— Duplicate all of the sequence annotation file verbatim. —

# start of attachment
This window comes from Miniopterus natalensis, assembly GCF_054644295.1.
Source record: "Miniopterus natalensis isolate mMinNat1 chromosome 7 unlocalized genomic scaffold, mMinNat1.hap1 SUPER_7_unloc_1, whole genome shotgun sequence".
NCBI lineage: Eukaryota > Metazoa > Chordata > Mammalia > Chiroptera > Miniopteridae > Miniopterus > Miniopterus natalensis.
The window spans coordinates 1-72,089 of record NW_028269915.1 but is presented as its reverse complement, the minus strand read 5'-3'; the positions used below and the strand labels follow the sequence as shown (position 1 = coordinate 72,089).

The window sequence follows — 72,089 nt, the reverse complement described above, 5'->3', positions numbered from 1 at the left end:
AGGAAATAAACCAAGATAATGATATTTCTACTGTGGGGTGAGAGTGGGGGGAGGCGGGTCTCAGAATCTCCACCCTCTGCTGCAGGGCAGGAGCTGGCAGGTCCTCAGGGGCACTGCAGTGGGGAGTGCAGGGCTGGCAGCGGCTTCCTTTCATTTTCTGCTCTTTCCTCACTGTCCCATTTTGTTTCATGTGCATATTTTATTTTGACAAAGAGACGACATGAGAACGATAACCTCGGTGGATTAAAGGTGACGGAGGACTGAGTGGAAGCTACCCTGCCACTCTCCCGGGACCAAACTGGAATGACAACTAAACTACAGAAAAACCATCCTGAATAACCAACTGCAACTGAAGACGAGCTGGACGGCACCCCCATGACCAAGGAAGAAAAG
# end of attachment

This window comes from Miniopterus natalensis, assembly GCF_054644295.1.
Source record: "Miniopterus natalensis isolate mMinNat1 chromosome 7 unlocalized genomic scaffold, mMinNat1.hap1 SUPER_7_unloc_1, whole genome shotgun sequence".
NCBI lineage: Eukaryota > Metazoa > Chordata > Mammalia > Chiroptera > Miniopteridae > Miniopterus > Miniopterus natalensis.
The window spans coordinates 1-72,089 of record NW_028269915.1 but is presented as its reverse complement, the minus strand read 5'-3'; the positions used below and the strand labels follow the sequence as shown (position 1 = coordinate 72,089).

The window sequence follows — 72,089 nt, the reverse complement described above, 5'->3', positions numbered from 1 at the left end:
AGGAAATAAACCAAGATAATGATATTTCTACTGTGGGGTGAGAGTGGGGGGAGGCGGGTCTCAGAATCTCCACCCTCTGCTGCAGGGCAGGAGCTGGCAGGTCCTCAGGGGCACTGCAGTGGGGAGTGCAGGGCTGGCAGCGGCTTCCTTTCATTTTCTGCTCTTTCCTCACTGTCCCATTTTGTTTCATGTGCATATTTTATTTTGACAAAGAGACGACATGAGAACGATAACCTCGGTGGATTAAAGGTGACGGAGGACTGAGTGGAAGCTACCCTGCCACTCTCCCGGGACCAAACTGGAATGACAACTAAACTACAGAAAAACCATCCTGAATAACCAACTGCAACTGAAGACGAGCTGGACGGCACCCCCATGACCAAGGAAGAAAAG